SP500 Analysis

3:30 p.m. New York time

Half an hour before the closing bell. The S&P 500 E-mini futures traded in a sideways pattern — wave 4 of MIcro degree — throughout the day, reaching a high of 4247.50 on the futures, a point and a half below the June 10 peak. I’ve updated the chart. The analysis is unchanged.

9:45 a.m. New York time

What’s happening now? The S&P 500 E-mini futures continued to trade slightly below the June 10 high of 4249.

What does it mean? The lower price level, by my principle analysis, means that the rise that began on May 13 from 4029.95 is complete, and the following downward correction has begun.

What’s the alternative? The chart is also consistent with the a smaller correction within an ongoing rise from May 13.

[S&P 500 E-mini futures at 3:30 p.m., 2-hour bars, with volume]

What does Elliott wave theory say? The rise from May 13 to June 10 is wave 3 of Micro degree within wave 5 of Subminuette degree. I expect the 4th wave correction following Micro wave 3 to be shallow, as 4th waves tend to be. Also, the preceding 2nd wave correction was a Zigzag pattern, and by the rule of alternation, the 4th wave ought to be a Flat. All of this is happening within a series of 5th waves of higher degrees, up to wave 5 of Minute degree, which is the final wave of its parent, wav 3 of Minor degree, which began on February 23, 2020.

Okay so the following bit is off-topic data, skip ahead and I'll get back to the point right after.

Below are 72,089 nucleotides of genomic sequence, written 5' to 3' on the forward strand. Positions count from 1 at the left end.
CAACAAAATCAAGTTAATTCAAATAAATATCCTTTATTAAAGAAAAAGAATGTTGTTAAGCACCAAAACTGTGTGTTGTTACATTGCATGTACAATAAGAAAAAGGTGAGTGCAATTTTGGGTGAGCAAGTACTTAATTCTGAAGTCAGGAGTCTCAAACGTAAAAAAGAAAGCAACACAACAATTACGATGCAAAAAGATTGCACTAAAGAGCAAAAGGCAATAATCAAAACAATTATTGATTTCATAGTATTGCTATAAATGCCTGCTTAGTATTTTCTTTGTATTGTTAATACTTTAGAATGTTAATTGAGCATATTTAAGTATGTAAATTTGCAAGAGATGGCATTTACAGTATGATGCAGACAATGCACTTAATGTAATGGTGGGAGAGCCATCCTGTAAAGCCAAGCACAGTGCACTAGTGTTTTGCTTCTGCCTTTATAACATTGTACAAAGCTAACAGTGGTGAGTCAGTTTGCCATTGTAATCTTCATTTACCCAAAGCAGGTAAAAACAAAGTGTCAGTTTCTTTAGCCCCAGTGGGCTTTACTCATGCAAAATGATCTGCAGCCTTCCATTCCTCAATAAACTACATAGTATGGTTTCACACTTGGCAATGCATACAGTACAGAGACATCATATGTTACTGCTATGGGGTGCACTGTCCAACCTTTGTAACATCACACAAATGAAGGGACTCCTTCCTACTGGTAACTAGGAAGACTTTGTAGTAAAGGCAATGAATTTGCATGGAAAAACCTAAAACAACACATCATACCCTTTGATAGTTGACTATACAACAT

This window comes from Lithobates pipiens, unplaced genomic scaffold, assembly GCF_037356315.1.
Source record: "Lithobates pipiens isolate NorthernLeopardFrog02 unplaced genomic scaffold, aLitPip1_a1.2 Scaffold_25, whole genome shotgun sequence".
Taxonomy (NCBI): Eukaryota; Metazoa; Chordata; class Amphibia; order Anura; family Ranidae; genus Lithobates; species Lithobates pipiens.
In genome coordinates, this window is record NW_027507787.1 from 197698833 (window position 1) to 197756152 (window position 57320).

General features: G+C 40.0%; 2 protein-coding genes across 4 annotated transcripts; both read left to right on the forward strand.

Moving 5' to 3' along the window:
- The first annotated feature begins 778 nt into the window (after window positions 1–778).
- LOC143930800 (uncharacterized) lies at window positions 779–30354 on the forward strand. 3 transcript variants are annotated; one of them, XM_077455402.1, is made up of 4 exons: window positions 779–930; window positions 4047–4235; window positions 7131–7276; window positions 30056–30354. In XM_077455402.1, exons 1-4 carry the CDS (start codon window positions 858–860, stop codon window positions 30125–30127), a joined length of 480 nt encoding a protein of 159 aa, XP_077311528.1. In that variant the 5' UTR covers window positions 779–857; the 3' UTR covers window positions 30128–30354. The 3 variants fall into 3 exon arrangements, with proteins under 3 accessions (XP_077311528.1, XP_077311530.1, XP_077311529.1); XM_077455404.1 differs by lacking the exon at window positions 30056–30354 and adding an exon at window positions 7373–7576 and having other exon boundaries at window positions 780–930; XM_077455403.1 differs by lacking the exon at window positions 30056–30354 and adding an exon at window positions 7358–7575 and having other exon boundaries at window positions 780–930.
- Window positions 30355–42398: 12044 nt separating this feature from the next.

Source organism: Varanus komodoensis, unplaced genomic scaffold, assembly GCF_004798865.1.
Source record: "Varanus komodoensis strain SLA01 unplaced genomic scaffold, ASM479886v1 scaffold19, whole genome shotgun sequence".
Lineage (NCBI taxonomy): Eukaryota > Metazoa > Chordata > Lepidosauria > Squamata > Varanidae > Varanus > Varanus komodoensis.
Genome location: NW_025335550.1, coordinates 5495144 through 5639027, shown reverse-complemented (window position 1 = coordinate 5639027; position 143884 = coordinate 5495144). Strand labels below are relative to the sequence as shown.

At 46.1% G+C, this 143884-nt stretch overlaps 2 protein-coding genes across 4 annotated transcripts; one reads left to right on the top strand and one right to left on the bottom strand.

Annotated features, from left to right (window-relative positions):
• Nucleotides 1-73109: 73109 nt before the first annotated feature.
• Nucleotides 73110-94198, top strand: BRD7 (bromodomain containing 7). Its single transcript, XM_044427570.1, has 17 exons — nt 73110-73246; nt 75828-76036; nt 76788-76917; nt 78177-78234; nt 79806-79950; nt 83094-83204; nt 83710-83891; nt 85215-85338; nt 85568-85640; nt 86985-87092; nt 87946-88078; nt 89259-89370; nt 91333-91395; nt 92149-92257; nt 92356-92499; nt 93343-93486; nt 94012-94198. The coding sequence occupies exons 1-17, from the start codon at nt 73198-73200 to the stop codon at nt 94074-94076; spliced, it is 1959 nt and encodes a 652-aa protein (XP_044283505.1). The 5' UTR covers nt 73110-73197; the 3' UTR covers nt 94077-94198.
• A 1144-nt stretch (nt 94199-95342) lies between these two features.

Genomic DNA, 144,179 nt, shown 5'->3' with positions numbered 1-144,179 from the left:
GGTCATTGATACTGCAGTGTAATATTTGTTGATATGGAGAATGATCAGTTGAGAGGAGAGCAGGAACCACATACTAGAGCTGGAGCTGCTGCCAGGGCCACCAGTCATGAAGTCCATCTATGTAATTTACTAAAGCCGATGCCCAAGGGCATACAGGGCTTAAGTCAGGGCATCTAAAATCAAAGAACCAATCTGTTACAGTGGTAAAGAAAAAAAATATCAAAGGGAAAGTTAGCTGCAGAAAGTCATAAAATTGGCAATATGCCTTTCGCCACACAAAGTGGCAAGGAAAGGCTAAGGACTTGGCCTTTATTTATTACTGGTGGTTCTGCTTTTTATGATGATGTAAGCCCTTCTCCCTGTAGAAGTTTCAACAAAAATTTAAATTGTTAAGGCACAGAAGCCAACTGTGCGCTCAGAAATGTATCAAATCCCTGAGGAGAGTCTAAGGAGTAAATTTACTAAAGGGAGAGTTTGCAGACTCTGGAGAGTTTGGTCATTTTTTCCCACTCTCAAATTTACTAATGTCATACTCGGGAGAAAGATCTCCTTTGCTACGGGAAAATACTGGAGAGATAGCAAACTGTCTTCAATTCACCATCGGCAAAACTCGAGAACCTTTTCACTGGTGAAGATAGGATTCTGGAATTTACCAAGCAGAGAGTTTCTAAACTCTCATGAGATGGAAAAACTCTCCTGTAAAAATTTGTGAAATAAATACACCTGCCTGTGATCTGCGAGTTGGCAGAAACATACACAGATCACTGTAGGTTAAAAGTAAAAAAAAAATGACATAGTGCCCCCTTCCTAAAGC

The end of the Micro 4th wave correction will mark the start of a push to new highs as wave 5 of Micro degree.

In the alternate analysis, the trading since June 10 has been a lower-degree correction within a still incomplete wave 3 of Micro degree.

Learning and other resources. See the menu page Analytical Methods for a rundown on where to go for information on Elliott wave analysis.

By Tim Bovee, Portland, Oregon, June 14, 2021


Tim Bovee, Private Trader tracks the analysis and trades of a private trader for his own accounts. Nothing in this blog constitutes a recommendation to buy or sell stocks, options or any other financial instrument. The only purpose of this blog is to provide education and entertainment.

No trader is ever 100 percent successful in his or her trades. Trading in the stock and option markets is risky and uncertain. Each trader must make trading decisions for his or her own account, and take responsibility for the consequences.

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